Reference : Impacts of socioeconomic, Family, School, Behavioral and Mental Difficulties on Suici...
Scientific congresses, symposiums and conference proceedings : Paper published in a book
Social & behavioral sciences, psychology : Sociology & social sciences
Human health sciences : Public health, health care sciences & services
http://hdl.handle.net/10993/2779
Impacts of socioeconomic, Family, School, Behavioral and Mental Difficulties on Suicide attempts in Youth
English
Chau, Kénora []
Baumann, Michèle mailto [University of Luxembourg > Faculty of Language and Literature, Humanities, Arts and Education (FLSHASE) > Integrative Research Unit: Social and Individual Development (INSIDE) >]
2013
The bio-psycho-social model: the futur of psychiatry
W.A.S.P.
169
Yes
International
Lisbon
Portugal
21st World Congress Social Psychiatry
29 June – 3 July 2013
World Association for Social Psychiatry
Lisbon
Portugal
[en] Suicide ; adolescents ; socioeconomic factors ; school behavioral difficulties ; mental difficulties ; violence
[en] This study may help participants to recognize factors influencing suicide attempt which have to be assessed/monitored in boys and girls. Purpose: To assess the impacts of socioeconomic factors, alcohol/tobacco/cannabis/hard drugs uses, repeating a school-year, sustained physical/verbal violence, sexual abuse, depressive symptoms, and involvement in violence on suicide attempt among boys and girls in early adolescents. Methods: The sample included 1,559 middle-school students from north-eastern France (778 boys and 781 girls, mean age 13.5, SD 1.3), who completed a self-administered questionnaire including gender, birth date, father’s occupation, parents’ education, nationality, income, social supports (9-item scale), and lifetime history reconstruction of parents’ separation/divorce/death, alcohol/tobacco/ cannabis/hard drugs uses, repeating a school-year, sustained physical/verbal violence (20-item scale), sexual abuse, depressive symptoms (Kandel scale), involvement in violence (11-item scale), and suicide attempts. Data were analyzed using Cox regression models. Results: Lifetime suicide attempt affected 7.2% of boys and 12.5% of girls (p<0.001). Among boys, the factors with significant crude hazard ratio cHR were: insufficient income (2.29), alcohol use (2.33), tobacco use (3.76), hard drugs use (4.48), depressive symptoms (3.60), sustained physical/verbal violence (2.72), sexual abuse (4.30), involvement in violence (3.16), and lack of social support (2.64 for score 1-2, 3.08 for score 3+, vs. score 0). Full model including all factors retained only insufficient income (adjusted hazard ratio aHR 2.11), alcohol use (1.99), depressive symptoms (3.29), and involvement in violence (2.64). Among girls, the factors with significant cHR were: parents’ separation/divorce (2.44), insufficient income (2.23), low parents’ education (1.86), repeating a school-year (2.56), alcohol use (2.04), tobacco use (5.19), cannabis use (3.72), hard drugs use (11.65), depressive symptoms (3.51), sustained physical/verbal violence (1.71), sexual abuse (8.09), involvement in violence (2.04), and lack of social support (3.46 for score 1-2, 6.92 for score 3+, vs. score 0). Full model retained only parents’ separation/divorce (aHR 1.56), repeating a school-year (1.98), alcohol use (1.58), tobacco use (3.60), depressive symptoms (1.86), sexual abuse (6.60), and lack of social support (2.62 for score 1-2 and 4.38 for score 3+, vs. score 0). Compared with boys, girls had a significant cHR of 1.74 which decreased to 1.57 when controlling for all covariates (contribution 23%). Conclusion: This study has achieved our objectives to identify a wide range of socioeconomic, family, school, behavioral and mental difficulties generating suicide attempt among boys and girls in early adolescence. Our findings are original. They reported their causal relationships, the knowledge of which may help public policy preventing suicide attempt.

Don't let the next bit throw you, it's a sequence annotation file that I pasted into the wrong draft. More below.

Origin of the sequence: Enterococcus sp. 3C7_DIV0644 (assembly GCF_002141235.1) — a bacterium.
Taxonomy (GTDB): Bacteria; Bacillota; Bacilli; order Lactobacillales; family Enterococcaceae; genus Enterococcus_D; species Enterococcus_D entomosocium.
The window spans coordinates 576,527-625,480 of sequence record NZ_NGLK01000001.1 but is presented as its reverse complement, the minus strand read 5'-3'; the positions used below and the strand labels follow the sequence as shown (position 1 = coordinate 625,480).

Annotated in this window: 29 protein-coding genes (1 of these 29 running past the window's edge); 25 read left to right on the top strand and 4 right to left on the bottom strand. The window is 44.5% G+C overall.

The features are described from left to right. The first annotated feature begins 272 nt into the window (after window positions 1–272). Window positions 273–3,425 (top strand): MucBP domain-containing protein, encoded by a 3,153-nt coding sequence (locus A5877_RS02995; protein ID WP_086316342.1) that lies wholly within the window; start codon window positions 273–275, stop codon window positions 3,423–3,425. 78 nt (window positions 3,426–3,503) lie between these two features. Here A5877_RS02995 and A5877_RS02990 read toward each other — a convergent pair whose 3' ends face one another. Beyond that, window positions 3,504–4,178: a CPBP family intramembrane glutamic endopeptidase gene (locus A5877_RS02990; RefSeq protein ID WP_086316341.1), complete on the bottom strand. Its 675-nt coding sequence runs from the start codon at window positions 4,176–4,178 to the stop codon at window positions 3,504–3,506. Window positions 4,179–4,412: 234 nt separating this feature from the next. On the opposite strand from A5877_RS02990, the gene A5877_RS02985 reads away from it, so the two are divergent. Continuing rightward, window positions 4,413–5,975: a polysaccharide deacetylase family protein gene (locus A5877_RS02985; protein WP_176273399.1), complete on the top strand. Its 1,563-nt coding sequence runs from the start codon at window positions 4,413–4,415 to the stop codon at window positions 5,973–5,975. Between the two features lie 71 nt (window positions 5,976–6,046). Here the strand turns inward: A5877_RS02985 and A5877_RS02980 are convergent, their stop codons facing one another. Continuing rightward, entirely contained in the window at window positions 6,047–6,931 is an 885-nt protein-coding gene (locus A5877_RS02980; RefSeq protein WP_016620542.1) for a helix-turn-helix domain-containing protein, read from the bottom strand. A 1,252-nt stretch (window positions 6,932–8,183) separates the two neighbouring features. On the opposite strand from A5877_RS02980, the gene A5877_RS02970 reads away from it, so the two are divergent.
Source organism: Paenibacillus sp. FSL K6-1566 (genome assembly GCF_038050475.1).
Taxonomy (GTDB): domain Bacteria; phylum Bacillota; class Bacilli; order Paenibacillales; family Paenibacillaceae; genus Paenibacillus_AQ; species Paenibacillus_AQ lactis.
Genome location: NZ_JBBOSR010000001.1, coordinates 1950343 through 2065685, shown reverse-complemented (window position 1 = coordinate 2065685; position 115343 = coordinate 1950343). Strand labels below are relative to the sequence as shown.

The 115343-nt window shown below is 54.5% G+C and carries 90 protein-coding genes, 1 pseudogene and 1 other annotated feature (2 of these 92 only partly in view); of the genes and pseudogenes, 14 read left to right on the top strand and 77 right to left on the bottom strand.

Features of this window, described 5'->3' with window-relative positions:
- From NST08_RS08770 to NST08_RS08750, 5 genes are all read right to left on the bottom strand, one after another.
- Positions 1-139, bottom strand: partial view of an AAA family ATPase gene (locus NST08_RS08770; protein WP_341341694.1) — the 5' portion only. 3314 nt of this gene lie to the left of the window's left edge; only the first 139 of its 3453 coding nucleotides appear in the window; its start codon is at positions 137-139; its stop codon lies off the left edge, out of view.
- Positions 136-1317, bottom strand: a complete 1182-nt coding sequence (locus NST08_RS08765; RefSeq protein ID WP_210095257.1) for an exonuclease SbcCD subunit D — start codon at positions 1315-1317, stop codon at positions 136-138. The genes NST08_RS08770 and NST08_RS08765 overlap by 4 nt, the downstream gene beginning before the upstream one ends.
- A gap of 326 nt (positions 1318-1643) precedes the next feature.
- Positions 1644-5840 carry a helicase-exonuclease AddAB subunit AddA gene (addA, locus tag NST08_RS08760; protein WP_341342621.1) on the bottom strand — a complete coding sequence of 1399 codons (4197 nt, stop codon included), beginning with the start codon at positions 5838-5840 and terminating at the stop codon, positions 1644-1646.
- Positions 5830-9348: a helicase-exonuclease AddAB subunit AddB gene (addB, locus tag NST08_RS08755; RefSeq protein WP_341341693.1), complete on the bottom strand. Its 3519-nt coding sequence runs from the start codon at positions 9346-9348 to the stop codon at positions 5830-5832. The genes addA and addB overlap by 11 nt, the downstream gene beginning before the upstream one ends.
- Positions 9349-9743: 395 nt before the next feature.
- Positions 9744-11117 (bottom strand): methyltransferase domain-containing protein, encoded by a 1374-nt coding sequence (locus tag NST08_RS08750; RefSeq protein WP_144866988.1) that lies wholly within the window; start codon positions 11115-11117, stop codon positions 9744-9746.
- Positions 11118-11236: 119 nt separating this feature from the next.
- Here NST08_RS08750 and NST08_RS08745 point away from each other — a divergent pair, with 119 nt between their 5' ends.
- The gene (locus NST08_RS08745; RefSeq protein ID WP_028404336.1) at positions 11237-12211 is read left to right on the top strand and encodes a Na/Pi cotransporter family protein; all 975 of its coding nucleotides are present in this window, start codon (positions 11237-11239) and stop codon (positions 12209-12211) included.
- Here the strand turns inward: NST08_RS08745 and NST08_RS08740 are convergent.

Integrative Research Unit: Social and Individual Development (INSIDE) > Institute for Health and Behaviour
University of Luxembourg - UL
Researchers ; Professionals ; Students ; General public ; Others
http://hdl.handle.net/10993/2779

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